I admire what Elon musk is doing in renewable solar energy and electric cars industry. His quote about how solar could be used to power entire US: "You could take a corner of Utah and Nevada and power the entire United States with solar power." #AGU15. Article about that: http://www.techinsider.io/elon-musk-solar-panels-to-power-the-earth-201…. Elon is one big problem for these oil magnates, who are stuggling to make their profits. Interesting time to live in.

Dries:

First, I'd love to see sustainable energy win and fossil fuel die. Unfortunately, most of the world has just begun to consume oil ...

Oil provides the raw material to make a wide range of products. In fact, it is nearly impossible to get through a day without using multiple products that contain oil; shampoo, toothpaste, shaving foam, lipstick, plastics, contact lenses, soaps, detergents, washing powder, paints and clothing all contain petroleum products.

Talking about cars specifically, in the United States there are 82 cars for every 100 people, China has just 7 per 100 people, and India has just 4 cars per 100 people. The world's vehicle sales will continue to increase, and today the vast majority of new cars sold is still using gasoline/diesel. I could be wrong but I don't think electric cars have a meaningful impact on oil consumption yet.

Longer term, there is no doubt that the oil industry will face headwind from electric cars. Transportation (cars, planes, boats) is responsible for 70% of the world's oil consumption. Depending on how fast electric cars/planes/boats are adopted, oil could peak within the next 10 years. It's very difficult to forecast the rise of emerging technology; a lot will depend on the rate of innovation, government policies, etc.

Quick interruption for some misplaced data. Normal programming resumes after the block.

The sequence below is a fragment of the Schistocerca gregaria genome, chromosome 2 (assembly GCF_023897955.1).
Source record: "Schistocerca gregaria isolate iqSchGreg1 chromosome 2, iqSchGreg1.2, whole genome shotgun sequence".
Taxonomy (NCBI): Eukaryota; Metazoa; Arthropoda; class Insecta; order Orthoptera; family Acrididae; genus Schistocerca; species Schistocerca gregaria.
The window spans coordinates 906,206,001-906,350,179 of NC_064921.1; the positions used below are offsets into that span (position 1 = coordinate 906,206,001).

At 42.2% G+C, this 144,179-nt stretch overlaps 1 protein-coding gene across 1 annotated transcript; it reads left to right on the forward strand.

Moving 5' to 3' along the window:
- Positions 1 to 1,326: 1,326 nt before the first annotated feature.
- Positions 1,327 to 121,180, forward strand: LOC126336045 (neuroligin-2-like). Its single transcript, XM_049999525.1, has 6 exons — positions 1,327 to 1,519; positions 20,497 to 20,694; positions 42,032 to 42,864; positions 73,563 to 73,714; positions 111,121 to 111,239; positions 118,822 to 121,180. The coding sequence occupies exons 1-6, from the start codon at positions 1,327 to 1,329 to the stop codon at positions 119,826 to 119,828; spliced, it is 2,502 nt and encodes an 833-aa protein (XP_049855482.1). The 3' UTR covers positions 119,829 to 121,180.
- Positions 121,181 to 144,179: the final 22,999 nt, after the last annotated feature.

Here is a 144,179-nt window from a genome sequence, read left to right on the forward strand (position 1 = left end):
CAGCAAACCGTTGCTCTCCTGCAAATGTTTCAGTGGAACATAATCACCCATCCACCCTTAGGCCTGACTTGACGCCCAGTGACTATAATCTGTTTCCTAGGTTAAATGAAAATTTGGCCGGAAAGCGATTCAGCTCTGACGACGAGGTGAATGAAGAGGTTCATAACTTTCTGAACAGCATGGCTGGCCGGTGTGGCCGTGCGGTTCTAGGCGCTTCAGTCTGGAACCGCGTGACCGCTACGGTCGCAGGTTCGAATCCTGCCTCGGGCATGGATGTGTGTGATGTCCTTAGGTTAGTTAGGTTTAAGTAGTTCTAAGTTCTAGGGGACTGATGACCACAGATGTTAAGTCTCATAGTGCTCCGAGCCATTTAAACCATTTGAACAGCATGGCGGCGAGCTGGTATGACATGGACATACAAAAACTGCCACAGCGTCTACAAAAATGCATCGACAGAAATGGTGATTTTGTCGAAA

But even after "peak oil", integrated oil and gas majors could make for good investments because oil and gas could become increasingly scarce, they could get into sustainable energy, etc. Time will tell!

Thanks for your comment, Paulius. It actually makes me think that "peak oil" is a much more interesting topic than "bottom oil". I might start thinking and researching "peak oil" instead ... :-)

Patrick (not verified):

If you are true to your first sentence above ("I'd love to see sustainable energy win and fossil fuel die."), then you must divest from fossil fuels. It's one lever we, ordinary people, have to influence where our future heads and help it go towards a liveable one.

While I searched for a definition of fossil fuels divestments (http://gofossilfree.org/what-is-fossil-fuel-divestment/), I found the following article from a couple of weeks ago that explains that the low price of oil is good for the environment: http://www.theguardian.com/commentisfree/2015/dec/11/cheap-oil-climate-….

I'll be happy to discuss this further, even in a BoF ;-), but now need some sleep (I therefore hope the above is intelligible). Cheers.

George DeMet (not verified):

It may not look like it right now, but the oil industry has put themselves on the path to irrelevance by continuing to waste vast sums of money pursuing ever more challenging and expensive methods of extracting oil from under the ocean, while other more innovative companies are throwing their R&D dollars into more profitable alternative energy sources. It is true that the world will continue to use oil for many decades to come, but its days as the world's primary energy source are numbered.

As Anatole Kaletsky argues, Big Oil companies (and their shareholders) would be better off abandoning their scarcity mindsets, selling off their reserves while they can, and spending the money they currently spend on oil exploration on transforming themselves into centers of innovation for alternative energy.

Dries:

I'd love to see the oil companies invest in alternative energy sources. They could make a meaningful impact on the world. In fact, I have always assumed that they will; they'll likely be forced to to stay in business in the long run, but it is probably too early still.